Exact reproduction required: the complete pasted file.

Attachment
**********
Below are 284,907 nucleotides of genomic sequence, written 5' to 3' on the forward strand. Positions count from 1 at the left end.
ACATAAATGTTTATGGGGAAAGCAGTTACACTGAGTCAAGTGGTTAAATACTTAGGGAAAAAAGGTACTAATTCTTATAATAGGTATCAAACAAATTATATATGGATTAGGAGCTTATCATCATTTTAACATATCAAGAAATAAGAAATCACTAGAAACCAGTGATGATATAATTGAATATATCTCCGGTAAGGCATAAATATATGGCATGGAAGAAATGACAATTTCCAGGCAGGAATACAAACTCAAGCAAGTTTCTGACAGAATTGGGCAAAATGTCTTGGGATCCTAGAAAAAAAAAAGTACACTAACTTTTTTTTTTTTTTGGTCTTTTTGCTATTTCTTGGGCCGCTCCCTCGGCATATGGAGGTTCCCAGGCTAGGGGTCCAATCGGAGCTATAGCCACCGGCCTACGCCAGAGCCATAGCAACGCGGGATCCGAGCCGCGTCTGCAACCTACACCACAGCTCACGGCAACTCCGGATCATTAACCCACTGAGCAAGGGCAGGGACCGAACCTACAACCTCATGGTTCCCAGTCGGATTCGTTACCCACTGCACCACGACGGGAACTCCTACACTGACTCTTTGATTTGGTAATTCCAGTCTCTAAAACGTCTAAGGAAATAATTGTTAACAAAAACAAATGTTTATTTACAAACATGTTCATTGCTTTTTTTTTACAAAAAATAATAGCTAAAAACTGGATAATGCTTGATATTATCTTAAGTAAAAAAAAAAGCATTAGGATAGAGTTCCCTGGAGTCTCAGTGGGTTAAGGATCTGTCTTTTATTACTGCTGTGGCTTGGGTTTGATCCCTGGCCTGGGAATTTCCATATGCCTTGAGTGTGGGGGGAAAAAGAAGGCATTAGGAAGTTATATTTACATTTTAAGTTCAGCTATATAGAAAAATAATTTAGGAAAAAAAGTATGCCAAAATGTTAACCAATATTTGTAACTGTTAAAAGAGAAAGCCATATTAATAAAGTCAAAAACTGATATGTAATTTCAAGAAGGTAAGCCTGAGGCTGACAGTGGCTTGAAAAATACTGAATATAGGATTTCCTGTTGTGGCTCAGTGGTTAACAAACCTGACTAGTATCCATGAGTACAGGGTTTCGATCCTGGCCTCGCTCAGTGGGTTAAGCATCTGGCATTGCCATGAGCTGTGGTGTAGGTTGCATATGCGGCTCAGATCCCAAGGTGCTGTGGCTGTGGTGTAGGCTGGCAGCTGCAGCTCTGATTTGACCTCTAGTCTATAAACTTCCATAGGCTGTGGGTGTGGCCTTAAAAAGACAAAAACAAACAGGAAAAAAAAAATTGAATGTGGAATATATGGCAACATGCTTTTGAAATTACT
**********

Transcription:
Below are 284,907 nucleotides of genomic sequence, written 5' to 3' on the forward strand. Positions count from 1 at the left end.
ACATAAATGTTTATGGGGAAAGCAGTTACACTGAGTCAAGTGGTTAAATACTTAGGGAAAAAAGGTACTAATTCTTATAATAGGTATCAAACAAATTATATATGGATTAGGAGCTTATCATCATTTTAACATATCAAGAAATAAGAAATCACTAGAAACCAGTGATGATATAATTGAATATATCTCCGGTAAGGCATAAATATATGGCATGGAAGAAATGACAATTTCCAGGCAGGAATACAAACTCAAGCAAGTTTCTGACAGAATTGGGCAAAATGTCTTGGGATCCTAGAAAAAAAAAAGTACACTAACTTTTTTTTTTTTTTGGTCTTTTTGCTATTTCTTGGGCCGCTCCCTCGGCATATGGAGGTTCCCAGGCTAGGGGTCCAATCGGAGCTATAGCCACCGGCCTACGCCAGAGCCATAGCAACGCGGGATCCGAGCCGCGTCTGCAACCTACACCACAGCTCACGGCAACTCCGGATCATTAACCCACTGAGCAAGGGCAGGGACCGAACCTACAACCTCATGGTTCCCAGTCGGATTCGTTACCCACTGCACCACGACGGGAACTCCTACACTGACTCTTTGATTTGGTAATTCCAGTCTCTAAAACGTCTAAGGAAATAATTGTTAACAAAAACAAATGTTTATTTACAAACATGTTCATTGCTTTTTTTTTACAAAAAATAATAGCTAAAAACTGGATAATGCTTGATATTATCTTAAGTAAAAAAAAAAGCATTAGGATAGAGTTCCCTGGAGTCTCAGTGGGTTAAGGATCTGTCTTTTATTACTGCTGTGGCTTGGGTTTGATCCCTGGCCTGGGAATTTCCATATGCCTTGAGTGTGGGGGGAAAAAGAAGGCATTAGGAAGTTATATTTACATTTTAAGTTCAGCTATATAGAAAAATAATTTAGGAAAAAAAGTATGCCAAAATGTTAACCAATATTTGTAACTGTTAAAAGAGAAAGCCATATTAATAAAGTCAAAAACTGATATGTAATTTCAAGAAGGTAAGCCTGAGGCTGACAGTGGCTTGAAAAATACTGAATATAGGATTTCCTGTTGTGGCTCAGTGGTTAACAAACCTGACTAGTATCCATGAGTACAGGGTTTCGATCCTGGCCTCGCTCAGTGGGTTAAGCATCTGGCATTGCCATGAGCTGTGGTGTAGGTTGCATATGCGGCTCAGATCCCAAGGTGCTGTGGCTGTGGTGTAGGCTGGCAGCTGCAGCTCTGATTTGACCTCTAGTCTATAAACTTCCATAGGCTGTGGGTGTGGCCTTAAAAAGACAAAAACAAACAGGAAAAAAAAAATTGAATGTGGAATATATGGCAACATGCTTTTGAAATTACT